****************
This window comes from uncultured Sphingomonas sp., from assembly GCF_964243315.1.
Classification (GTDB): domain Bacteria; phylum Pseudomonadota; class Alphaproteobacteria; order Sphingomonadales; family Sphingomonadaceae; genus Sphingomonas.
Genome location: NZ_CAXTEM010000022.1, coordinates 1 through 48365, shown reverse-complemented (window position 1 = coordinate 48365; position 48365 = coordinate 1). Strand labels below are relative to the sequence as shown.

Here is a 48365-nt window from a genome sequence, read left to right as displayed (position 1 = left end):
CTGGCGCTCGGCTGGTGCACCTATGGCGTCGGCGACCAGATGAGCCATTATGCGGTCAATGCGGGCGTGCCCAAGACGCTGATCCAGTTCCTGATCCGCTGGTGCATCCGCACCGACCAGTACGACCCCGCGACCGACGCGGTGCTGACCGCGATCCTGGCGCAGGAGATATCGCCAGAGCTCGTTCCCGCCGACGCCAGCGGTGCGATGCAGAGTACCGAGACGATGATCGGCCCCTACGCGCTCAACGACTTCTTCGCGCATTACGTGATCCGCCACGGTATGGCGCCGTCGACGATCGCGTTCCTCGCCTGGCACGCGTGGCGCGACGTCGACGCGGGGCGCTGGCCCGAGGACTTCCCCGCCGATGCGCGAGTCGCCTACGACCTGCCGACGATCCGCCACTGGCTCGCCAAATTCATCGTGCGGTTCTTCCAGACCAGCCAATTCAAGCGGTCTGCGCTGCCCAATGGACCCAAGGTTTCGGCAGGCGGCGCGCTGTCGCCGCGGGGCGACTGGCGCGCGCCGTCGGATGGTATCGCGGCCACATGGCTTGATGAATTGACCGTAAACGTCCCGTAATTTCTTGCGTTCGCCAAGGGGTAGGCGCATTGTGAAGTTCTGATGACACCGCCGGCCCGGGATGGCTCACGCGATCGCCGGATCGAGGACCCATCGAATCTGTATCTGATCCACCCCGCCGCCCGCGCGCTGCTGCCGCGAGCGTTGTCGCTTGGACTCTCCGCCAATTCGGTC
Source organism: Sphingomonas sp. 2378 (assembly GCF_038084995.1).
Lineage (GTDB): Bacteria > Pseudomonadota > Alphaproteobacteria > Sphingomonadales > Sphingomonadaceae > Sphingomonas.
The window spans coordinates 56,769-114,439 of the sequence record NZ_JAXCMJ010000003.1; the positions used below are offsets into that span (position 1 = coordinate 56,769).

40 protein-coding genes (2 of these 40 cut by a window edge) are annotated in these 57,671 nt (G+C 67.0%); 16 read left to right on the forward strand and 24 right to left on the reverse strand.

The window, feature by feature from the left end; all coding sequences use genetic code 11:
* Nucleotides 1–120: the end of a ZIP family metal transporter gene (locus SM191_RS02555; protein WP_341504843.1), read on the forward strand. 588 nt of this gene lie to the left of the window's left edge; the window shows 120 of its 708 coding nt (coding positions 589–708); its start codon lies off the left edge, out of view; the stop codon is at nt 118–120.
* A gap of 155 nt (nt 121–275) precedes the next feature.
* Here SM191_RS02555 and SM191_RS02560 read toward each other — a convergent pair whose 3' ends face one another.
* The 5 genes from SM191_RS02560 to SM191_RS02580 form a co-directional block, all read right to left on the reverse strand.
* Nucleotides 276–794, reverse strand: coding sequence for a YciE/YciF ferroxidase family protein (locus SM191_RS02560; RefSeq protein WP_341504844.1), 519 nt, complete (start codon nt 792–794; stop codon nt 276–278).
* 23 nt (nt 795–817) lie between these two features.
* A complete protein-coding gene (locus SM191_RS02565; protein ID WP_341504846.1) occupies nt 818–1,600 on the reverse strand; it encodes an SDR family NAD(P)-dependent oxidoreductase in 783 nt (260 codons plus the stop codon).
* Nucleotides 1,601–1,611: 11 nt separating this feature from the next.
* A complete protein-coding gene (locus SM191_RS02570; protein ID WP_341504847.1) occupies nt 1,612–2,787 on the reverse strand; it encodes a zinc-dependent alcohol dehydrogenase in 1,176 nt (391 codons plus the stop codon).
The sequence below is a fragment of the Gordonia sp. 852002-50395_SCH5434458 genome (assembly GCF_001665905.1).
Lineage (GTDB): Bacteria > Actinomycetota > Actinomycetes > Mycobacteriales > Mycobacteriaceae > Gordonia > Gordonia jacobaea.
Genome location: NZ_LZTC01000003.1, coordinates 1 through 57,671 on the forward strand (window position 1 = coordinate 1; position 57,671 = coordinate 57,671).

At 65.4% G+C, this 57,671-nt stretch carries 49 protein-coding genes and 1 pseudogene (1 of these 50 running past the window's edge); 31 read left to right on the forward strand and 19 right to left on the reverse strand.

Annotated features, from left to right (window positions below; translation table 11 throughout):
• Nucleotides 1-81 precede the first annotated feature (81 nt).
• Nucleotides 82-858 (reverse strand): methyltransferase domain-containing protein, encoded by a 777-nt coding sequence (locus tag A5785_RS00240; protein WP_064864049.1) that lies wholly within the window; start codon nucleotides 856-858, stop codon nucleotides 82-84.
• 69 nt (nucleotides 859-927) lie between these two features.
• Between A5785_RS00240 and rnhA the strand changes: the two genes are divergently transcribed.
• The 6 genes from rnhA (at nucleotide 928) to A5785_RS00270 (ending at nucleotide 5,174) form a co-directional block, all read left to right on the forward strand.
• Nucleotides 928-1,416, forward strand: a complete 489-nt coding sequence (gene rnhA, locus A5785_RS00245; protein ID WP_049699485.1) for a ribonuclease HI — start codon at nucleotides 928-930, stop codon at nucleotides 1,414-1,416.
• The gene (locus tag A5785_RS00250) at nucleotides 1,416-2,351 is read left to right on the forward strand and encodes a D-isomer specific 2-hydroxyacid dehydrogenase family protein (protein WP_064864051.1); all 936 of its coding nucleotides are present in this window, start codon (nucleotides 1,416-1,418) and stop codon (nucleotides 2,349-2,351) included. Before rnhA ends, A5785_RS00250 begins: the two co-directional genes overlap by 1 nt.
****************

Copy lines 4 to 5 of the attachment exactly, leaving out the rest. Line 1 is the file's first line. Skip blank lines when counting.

Here is a 48365-nt window from a genome sequence, read left to right as displayed (position 1 = left end):
CTGGCGCTCGGCTGGTGCACCTATGGCGTCGGCGACCAGATGAGCCATTATGCGGTCAATGCGGGCGTGCCCAAGACGCTGATCCAGTTCCTGATCCGCTGGTGCATCCGCACCGACCAGTACGACCCCGCGACCGACGCGGTGCTGACCGCGATCCTGGCGCAGGAGATATCGCCAGAGCTCGTTCCCGCCGACGCCAGCGGTGCGATGCAGAGTACCGAGACGATGATCGGCCCCTACGCGCTCAACGACTTCTTCGCGCATTACGTGATCCGCCACGGTATGGCGCCGTCGACGATCGCGTTCCTCGCCTGGCACGCGTGGCGCGACGTCGACGCGGGGCGCTGGCCCGAGGACTTCCCCGCCGATGCGCGAGTCGCCTACGACCTGCCGACGATCCGCCACTGGCTCGCCAAATTCATCGTGCGGTTCTTCCAGACCAGCCAATTCAAGCGGTCTGCGCTGCCCAATGGACCCAAGGTTTCGGCAGGCGGCGCGCTGTCGCCGCGGGGCGACTGGCGCGCGCCGTCGGATGGTATCGCGGCCACATGGCTTGATGAATTGACCGTAAACGTCCCGTAATTTCTTGCGTTCGCCAAGGGGTAGGCGCATTGTGAAGTTCTGATGACACCGCCGGCCCGGGATGGCTCACGCGATCGCCGGATCGAGGACCCATCGAATCTGTATCTGATCCACCCCGCCGCCCGCGCGCTGCTGCCGCGAGCGTTGTCGCTTGGACTCTCCGCCAATTCGGTC